Loughborough Echo

History on our doorstep


Visitors to the Midlands can be lost in centuries of history. And people living here know the value of many of the region’s museums and art galleries. The Midlands was the beating heart of the Industrial Revolution but it is also a place steeped in culture that many people pass over. But they would be depriving themselves of a wealth of venues that not only educate but inspire and excite too. Here is a snapshot of just some of those which families can enjoy. Check details of the venues before you leave as restrictio­ns may be in place. Barber Institute of Fine Arts, Birmingham

If it’s top-notch art you’re after then look no further. A wealth of famous names feature inside the walls of this University of Birmingham-centred gallery. There are names here which even those with least amount of art knowledge know, and paintings to please everyone.

From Degas to Delacroix, Van Dyke to Van Gogh, Rodin to Rubens, Poussin to Picasso, this is one of the most outstandin­g and internatio­nally significan­t collection­s assembled in Britain.

The Barber is also home to more than 800 drawings and prints, sculpture, decorative art and portrait miniatures and has one of the finest collection­s of Roman, Byzantine and Medieval coins in the world.

Black Country Living Museum

What? You haven’t been to the Black Country Living Museum? This is more than just a museum, this brings the story of the area to life.

The area first emerged in the 1830s when the landscape was being transforme­d through Thomas Dudley’s ground-breaking techniques into an industrial one. It would eventually lead the world in innovation before it fell behind.

Now it is a 26-acre open-air museum illustrati­ng life for those people living here during this time.

Where once there was “nothing and nobody” now there is a village and “charismati­c residents” to chat with, trams to ride, games to play and stories to here.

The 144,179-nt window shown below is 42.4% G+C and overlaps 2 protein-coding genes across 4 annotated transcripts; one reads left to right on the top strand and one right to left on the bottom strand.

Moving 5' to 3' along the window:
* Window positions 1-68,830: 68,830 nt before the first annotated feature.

IKON, Birmingham

If you fancy something a little bit more avant-garde then you might want to head to Brindley Place and expand your mind at the internatio­nallyart gallery IKON.

This is the gallery which started life as a small space but now allows Birmingham to dominate the contempora­ry cultural landscape.

Previous artists have who have had solo shows include Antony Gormley, Olafur Eliasson, Simon Patterson, Richard Billingham and Julian Opie, all artists whose names are known across the world.

King Richard III Centre, Leicester

In 1485 an ill-fated English monarch wanted to trade a horse for his kingdom before he was slain on the battlefiel­d, or so Shakespear­e would have us believe.

More than 500 years later and Richard III’s remains were unearthed in a Leicester city centre car park.

With the remains of the king lying across the road in the cathedral, people are flocking to the museum and exhibition centre to discover more the truth about Richard III and how is body was discovered.

The King Richard III Visitor Centre is one of the driving factors in

Leicester’s recent rejuvenati­on.

National Space Centre, Leicester

For those who have their heads way, way, way above the clouds then this is the place for you.

Leicester is a world-renowned centre for the exploratio­n of space science and astronomy.

Regularly putting on events to entice science buffs this is the only place in the country that houses a Russian Soyuz spacecraft.

Families can also get beyond the exhibits with events such as the annual Star Wars Day when Darth Vader and an Imperial garrison take over the space centre. Blast them!

Compton Verney, Cotswolds

Housed in a Grade 1-listed Robert Adam mansion set in 120 acres of landscaped parkland, designed by “Capability” Brown, it houses art from around the world.

Six permanent collection­s include the Golden Age of art from Naples, Northern European paintings and sculpture from 1450 to 1650, portraits by British artists including Sir Joshua Reynolds, and Tudor figures, and the most extensive collection of Chinese bronzes outside London.

And there are activities throughout the year to entertain the whole family.

Herbert Gallery, Coventry

Perhaps not given the praise it deserves is Coventry’s answer to contempora­ry art.

With a few artworks by Old Masters, this gallery is better known for its 20th century British artists as well as views of Coventry and Warwickshi­re stretching back over the past 200 years.